What if we could challenge the scientific and medical claims made on products, adverts and websites? That’s exactly what the charity Sense About Science wants us to do – will you join them in asking for evidence?
If we don’t ask for evidence, people and companies will get away with making misleading claims.
At Sense About Science, we know the cost of false claims. Take the husband of a multiple sclerosis sufferer who told us that he wished he’d known the questions to ask a clinic offering unproven stem cell treatments. He might have spent the thousands of pounds, and the last few months of his wife’s life, on a holiday instead of chasing false hope.
We’ve launched an Ask for Evidence campaign to encourage everyone, every consumer, citizen and patient, to ask for evidence for every claim they encounter.
We’re bombarded with claims
Scientific and medical claims appear everywhere: on advertising material, product websites, advice columns, campaign statements, celebrity health fads and policy announcements.
Where there is regulation, in advertising or trading standards for example, regulators are overworked and overwhelmed. Organisations get around adjudications with small tweaks, and the same claims crop up again and again.
What are groups like patient support forums supposed to do when people pose as members to promote unproven treatments – police every post made on their forums? That probably wouldn’t work, even if we wanted it to. The only solution is to give everybody the questions to ask for themselves.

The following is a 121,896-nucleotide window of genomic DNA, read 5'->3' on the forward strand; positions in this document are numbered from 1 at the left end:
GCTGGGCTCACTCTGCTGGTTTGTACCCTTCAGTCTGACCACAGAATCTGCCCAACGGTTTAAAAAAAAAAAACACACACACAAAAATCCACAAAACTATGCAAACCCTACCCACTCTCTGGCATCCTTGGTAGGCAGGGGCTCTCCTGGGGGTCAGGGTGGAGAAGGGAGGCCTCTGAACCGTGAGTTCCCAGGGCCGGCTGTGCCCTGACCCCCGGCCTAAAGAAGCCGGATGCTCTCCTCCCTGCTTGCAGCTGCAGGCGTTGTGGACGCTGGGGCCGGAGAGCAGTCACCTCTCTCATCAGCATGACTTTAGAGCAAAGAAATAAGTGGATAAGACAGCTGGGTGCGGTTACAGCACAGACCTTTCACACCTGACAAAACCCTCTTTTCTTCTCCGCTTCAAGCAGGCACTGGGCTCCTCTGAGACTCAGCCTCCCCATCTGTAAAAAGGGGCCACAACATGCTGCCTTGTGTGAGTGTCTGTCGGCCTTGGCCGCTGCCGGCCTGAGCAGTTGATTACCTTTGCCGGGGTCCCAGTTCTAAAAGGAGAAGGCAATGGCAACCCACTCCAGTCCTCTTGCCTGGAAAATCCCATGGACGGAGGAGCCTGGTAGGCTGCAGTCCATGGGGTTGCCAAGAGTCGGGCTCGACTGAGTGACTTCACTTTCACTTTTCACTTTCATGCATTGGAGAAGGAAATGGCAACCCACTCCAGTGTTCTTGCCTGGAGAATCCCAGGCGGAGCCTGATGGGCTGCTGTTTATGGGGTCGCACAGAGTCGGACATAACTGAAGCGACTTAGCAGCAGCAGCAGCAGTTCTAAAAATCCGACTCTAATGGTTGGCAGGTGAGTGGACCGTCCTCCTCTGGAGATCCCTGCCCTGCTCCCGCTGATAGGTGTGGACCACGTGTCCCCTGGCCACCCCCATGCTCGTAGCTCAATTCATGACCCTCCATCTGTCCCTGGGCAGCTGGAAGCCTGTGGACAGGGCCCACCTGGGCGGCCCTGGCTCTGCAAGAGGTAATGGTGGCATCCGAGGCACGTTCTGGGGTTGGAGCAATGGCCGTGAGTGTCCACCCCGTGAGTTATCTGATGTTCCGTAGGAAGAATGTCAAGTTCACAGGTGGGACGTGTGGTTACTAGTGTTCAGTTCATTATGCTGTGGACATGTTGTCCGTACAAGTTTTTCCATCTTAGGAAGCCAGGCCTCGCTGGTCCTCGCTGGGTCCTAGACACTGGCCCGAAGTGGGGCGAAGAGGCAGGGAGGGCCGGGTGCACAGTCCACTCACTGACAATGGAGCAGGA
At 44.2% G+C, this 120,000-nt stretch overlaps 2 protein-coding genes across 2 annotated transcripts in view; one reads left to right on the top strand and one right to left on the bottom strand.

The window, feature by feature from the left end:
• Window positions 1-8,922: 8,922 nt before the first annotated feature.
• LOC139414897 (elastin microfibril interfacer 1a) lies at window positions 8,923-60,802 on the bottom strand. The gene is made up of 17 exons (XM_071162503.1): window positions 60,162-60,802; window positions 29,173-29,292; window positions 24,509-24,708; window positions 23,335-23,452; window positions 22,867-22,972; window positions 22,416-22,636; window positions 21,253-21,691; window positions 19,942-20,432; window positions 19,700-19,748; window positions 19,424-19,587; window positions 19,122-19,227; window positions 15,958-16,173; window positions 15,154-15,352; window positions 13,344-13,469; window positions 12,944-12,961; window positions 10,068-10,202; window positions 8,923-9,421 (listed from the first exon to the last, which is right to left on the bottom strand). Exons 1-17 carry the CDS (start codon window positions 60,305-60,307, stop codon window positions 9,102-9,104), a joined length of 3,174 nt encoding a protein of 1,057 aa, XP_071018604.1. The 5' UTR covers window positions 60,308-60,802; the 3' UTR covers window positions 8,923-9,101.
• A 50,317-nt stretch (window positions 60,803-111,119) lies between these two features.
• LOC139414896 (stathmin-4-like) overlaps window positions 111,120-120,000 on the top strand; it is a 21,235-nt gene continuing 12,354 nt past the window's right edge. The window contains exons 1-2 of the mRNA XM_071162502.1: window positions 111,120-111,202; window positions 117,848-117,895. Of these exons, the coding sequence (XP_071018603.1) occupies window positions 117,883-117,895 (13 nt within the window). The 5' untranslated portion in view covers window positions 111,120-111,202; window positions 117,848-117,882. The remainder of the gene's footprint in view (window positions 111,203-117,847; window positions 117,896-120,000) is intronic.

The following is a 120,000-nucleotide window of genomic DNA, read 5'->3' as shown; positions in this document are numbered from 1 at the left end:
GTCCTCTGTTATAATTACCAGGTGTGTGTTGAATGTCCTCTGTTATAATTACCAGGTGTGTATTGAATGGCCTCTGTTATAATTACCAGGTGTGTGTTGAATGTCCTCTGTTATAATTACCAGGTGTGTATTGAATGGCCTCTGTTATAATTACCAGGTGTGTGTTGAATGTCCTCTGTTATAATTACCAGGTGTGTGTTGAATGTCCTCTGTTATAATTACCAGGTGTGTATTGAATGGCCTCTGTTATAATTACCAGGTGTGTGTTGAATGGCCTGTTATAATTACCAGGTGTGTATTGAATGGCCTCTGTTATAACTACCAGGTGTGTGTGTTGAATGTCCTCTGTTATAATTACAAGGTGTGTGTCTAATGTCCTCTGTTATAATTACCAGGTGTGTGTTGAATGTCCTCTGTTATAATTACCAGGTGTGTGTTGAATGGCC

You don’t need to be a scientist
This doesn’t mean you have to go back to school and become an expert in everything. You don’t have to become an epidemiologist to ask penetrating questions about claims made about mobile phones and cancer, for example. You can ask whether evidence exists, how conclusions are reached, whether there have been fair tests, whether results have been peer reviewed, replicated or challenged.
Asking questions in whatever way we can is a conversation that society needs to start having. People are already doing this – organisations like Which? scrutinise the evidence for product claims, medical research charities make it their business to take on claims that hit the headlines – but this is fragile, fragmented work. It would be much less fragile if everybody joined in.
There are stories of people’s evidence hunting on our website. Tamlyn asked companies for evidence on supplements his mum uses. Sarah asked a company to back up its claims that head massages would improve childrens’ academic performance.
These evidence hunters have described how surprised they were that companies didn’t expect to be asked and often don’t have evidence to hand – when Jennifer asked Marks & Spencer’s for the evidence behind their “MRSA resistant” pyjamas it took an age to get an answer (the answer was that tests are underway).
The more of us who ask for evidence, the more every company, politician, exaggerating scientist, advertiser and journalist will expect to be asked about any claim they make. You don’t need to be a scientist to scrutinise claims and hold people making them to account.